This is my final column for Religion News Service, marking my voluntary departure from what used to be called “opinion writing” and what today is called the blogosphere. Here’s why. In my new memoir, “Still Christian,” which I drafted last summer but is just now out, I wrote:Any joy I once had in writing a column about “Christians, Conflict, and Change,” in order to analyze and take stands on various culture-wars issues, has eroded.
Each week in many churches, Christians affirm that they believe in the “one, holy, catholic, and apostolic church.” Then they leave their sanctuaries and return to the reality of an American church scene that is divided, unholy, politicized, parochial, and unapostolic. The divisions go all the way down. They include every kind of doctrinal point, though many Christians are doctrinally illiterate and could hardly care less about dogma in any case.
Readers: I continue my service as pastor of First Baptist Church of Decatur, a predominantly white Baptist congregation outside Atlanta. When I took the pulpit yesterday, this is the statement that I offered about what happened in Charlottesville this weekend and what it means. I am happy to report that the congregational response was overwhelmingly positive. That says much about the kind of congregation that it is my privilege to serve.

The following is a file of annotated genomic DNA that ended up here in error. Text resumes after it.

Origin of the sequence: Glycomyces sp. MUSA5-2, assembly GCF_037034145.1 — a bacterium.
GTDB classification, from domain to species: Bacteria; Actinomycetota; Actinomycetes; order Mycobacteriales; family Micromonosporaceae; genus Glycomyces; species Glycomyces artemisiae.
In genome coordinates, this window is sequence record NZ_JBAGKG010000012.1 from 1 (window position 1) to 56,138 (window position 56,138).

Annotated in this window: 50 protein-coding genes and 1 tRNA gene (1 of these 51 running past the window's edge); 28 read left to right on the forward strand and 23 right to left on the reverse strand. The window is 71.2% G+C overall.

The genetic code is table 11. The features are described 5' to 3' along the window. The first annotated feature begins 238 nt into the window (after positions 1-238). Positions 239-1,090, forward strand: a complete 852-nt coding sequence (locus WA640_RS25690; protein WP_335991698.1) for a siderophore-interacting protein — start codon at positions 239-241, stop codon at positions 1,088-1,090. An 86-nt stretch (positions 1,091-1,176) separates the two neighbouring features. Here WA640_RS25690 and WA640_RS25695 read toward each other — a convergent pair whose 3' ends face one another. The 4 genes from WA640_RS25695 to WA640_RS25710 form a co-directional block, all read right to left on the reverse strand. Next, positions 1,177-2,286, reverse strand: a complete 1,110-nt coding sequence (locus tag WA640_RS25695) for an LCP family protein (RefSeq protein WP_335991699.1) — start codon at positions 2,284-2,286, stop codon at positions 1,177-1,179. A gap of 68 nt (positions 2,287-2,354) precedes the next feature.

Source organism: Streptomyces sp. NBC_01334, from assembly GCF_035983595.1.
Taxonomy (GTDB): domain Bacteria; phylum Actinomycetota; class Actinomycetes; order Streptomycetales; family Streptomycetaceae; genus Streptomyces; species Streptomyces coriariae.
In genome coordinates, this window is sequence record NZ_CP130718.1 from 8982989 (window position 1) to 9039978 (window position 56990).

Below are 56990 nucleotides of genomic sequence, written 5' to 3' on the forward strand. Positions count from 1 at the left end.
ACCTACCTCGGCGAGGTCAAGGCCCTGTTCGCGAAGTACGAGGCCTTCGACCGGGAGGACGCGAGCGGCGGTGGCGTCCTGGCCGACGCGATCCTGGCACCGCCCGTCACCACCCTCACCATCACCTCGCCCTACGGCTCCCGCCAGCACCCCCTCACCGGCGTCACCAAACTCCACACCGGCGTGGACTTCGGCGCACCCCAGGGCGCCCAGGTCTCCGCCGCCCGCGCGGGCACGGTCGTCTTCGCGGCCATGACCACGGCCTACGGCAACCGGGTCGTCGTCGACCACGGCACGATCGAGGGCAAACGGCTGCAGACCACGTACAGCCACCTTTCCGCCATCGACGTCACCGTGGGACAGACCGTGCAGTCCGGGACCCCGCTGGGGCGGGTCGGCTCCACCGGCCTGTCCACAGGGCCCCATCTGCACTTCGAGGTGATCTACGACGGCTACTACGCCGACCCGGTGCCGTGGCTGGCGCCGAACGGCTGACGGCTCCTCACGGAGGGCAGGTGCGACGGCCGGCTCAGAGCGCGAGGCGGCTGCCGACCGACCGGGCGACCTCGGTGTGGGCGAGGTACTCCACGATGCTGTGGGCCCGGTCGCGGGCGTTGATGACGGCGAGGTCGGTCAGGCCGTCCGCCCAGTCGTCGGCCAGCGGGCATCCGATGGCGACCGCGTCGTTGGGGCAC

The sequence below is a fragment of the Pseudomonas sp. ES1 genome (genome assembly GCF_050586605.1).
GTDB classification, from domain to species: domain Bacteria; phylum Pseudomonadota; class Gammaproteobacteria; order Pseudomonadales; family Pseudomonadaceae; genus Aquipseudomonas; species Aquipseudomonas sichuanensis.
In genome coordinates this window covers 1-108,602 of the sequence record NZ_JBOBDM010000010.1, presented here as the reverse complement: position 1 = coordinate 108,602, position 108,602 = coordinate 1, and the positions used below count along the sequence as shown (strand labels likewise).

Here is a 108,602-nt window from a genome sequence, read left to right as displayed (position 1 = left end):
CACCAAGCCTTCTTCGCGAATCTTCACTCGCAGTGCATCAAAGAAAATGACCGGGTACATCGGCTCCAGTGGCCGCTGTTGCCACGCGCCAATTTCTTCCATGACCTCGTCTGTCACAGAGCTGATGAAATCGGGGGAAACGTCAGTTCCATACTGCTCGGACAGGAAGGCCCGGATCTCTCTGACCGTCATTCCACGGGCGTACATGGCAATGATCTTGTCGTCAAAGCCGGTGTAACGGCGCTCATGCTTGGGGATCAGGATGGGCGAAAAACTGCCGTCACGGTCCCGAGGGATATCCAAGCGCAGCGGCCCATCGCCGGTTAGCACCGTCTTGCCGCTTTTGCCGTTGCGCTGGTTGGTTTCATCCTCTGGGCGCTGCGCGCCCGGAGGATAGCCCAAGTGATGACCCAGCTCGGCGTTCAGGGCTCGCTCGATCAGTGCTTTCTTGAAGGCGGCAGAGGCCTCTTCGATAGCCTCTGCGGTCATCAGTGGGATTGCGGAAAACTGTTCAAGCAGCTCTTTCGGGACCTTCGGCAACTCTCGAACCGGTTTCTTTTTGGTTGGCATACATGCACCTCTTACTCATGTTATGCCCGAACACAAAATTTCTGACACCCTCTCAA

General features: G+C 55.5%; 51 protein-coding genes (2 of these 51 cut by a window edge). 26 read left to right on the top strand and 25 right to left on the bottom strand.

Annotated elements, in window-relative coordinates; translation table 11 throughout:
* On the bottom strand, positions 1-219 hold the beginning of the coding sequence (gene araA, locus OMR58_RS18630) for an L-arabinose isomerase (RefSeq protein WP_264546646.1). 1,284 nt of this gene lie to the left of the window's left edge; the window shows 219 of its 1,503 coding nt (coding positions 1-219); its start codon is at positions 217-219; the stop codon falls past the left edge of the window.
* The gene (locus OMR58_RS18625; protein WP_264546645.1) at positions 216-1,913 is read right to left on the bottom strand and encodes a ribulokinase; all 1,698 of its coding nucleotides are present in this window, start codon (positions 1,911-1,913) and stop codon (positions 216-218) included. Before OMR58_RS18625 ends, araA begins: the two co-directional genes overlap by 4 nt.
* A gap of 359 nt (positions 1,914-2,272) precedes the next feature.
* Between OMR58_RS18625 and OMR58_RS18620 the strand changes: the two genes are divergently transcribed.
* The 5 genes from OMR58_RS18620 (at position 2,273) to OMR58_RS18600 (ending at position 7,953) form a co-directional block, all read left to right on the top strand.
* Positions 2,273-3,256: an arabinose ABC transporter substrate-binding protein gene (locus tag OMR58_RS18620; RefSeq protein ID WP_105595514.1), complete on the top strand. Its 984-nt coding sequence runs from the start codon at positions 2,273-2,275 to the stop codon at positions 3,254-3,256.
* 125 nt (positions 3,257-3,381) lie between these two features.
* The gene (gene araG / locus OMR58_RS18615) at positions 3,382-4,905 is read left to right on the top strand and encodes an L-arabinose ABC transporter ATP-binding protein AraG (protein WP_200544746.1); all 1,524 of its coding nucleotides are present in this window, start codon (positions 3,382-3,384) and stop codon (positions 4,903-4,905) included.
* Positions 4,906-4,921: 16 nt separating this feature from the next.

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Selecting a term
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Companies or Topics (e.g. iPhone, Microsoft)
Phrases (e.g. "cloud computing") — use quotes to keep the terms together
Twitter handles (e.g. @username) — returns those who have mentioned or replied to
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Hashtags (e.g. #sxsw, #london2012)
Bio details (e.g. vegan, Olympics, father)
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Find results that mention multiple specified terms, use AND or
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